The momentous NERC CIP v5 deadline of July 1 is now behind us.
Considerable work has been done by all NERC registered entities, but there is still considerable work ahead. Some entities are still working on implementing or automating required controls. On top of that effort, the time bound process requirements (e.g. review X every Y days) kicked in on July 1.
As entities have grappled with CIP v5, Tripwire has learned along the way. In this series, I will cover the aspect of CIP that has come up the most in the last year: how to meet the software monitoring requirements. It is a simple question on its face, but the more we peel back the layers, the more we see what a complicated topic it really is. This discussion may help some electric utilities with their ongoing efforts as well as provide ideas for companies not regulated by NERC about monitoring their software inventory as a security control.
In the first of this two-part series, we will walk through the background of this topic to illuminate the challenges facing entities. Part 2 takes what we have learned and presents practical and auditable approaches for success.
For readers who do not focus on NERC CIP, I still encourage you to keep reading. Being able to identify the possible actors (software) on your system and their level of patching has definite security value. Indeed, software inventory is the CIS #2 control. You have the luxury of implementing controls with a lighter weight process, no burden of audit, as well as all the lessons learned from our electric utility colleagues. Take the fire and leave the ashes!
A quick NERC CIP lingo primer for the general audience:
The North American Electric Reliability Council (NERC) has responsibility for setting various standards that apply to companies generating or transmitting electricity above certain levels. The standards are intended to help ensure reliability of the electric grid. Only one of the standards, Critical Infrastructure Protection (CIP), relates to cyber assets. The CIP standard is further broken down into sub-areas also referred to as standards. Standard 10 (CIP-010) contains requirements for configuration management around software, specifically those found in its first requirement.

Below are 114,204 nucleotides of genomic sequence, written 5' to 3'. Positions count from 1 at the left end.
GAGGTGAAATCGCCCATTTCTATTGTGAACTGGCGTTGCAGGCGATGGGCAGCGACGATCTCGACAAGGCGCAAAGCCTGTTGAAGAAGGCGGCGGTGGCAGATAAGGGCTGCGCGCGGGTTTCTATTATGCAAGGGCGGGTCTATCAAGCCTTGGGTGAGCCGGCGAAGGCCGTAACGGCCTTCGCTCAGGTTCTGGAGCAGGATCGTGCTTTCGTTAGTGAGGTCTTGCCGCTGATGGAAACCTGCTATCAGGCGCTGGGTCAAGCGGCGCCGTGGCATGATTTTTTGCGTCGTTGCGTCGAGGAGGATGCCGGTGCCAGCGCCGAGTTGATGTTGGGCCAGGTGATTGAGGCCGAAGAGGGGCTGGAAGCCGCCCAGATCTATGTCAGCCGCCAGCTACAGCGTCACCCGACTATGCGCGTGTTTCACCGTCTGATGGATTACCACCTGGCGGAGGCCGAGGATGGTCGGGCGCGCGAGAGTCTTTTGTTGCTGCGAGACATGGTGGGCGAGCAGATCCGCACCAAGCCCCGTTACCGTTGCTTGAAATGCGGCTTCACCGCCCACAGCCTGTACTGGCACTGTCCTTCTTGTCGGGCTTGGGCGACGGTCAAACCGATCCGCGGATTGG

Thus: NERC -> CIP -> CIP-010 -> Requirement 1 > Part 1.1.1 through 1.1.5.
Also, keep in mind that the CIP standards were written by lawyers, for lawyers, with engineers caught in the middle. The data generated for showing compliance could literally end up in civil court if evidence of compliance seems inadequate. The country is divided into geographic regions for audit, a reality which can lead to some region-by-region variance in how the requirements are interpreted.
So first, what is “software”, and what is asked for in the CIP requirements?
Within CIP-010 R1, there are sub-requirements listing what is needed regarding software monitoring. Additional information is provided in the Guidelines and Technical basis section at the end of the standard.
“Software” boils down to understanding these terms:
- OS and firmware version
- Intentionally installed software
- Custom software
- Security patches
Next, I will define these software categories briefly. If you know the NERC CIP-010 standard pretty well, feel free to skip ahead. The section on custom software is probably worth a look. though.
What is a baseline?
A “baseline” is a Tripwire Enterprise concept as well as a term in the CIP standard, but they do not mean the same thing!
In a Tripwire Enterprise context, “baseline” refers to a particular version (out of all observed versions of a file) that is considered the trusted or preferred version. Any new changes are compared to this baseline version, and a new version of a file can be identified as the new trusted version (aka, baseline) through a built-in workflow.
In a NERC CIP context, baseline refers to a standard of configuration, more like a platonic form or ideal configuration. This concept of baseline maps best to Tripwire Enterprise policy and test features, not the “change and promote” concept described above.
Most customers initially assume the “review change and promote” process will help with the CIP change management requirements. Both approaches are typically used by entities to one degree or another. The “change and promote” approach is much more granular and not as scalable, whereas the approach with policy tests allows for entities to manage compliance in a much more streamlined and scalable fashion.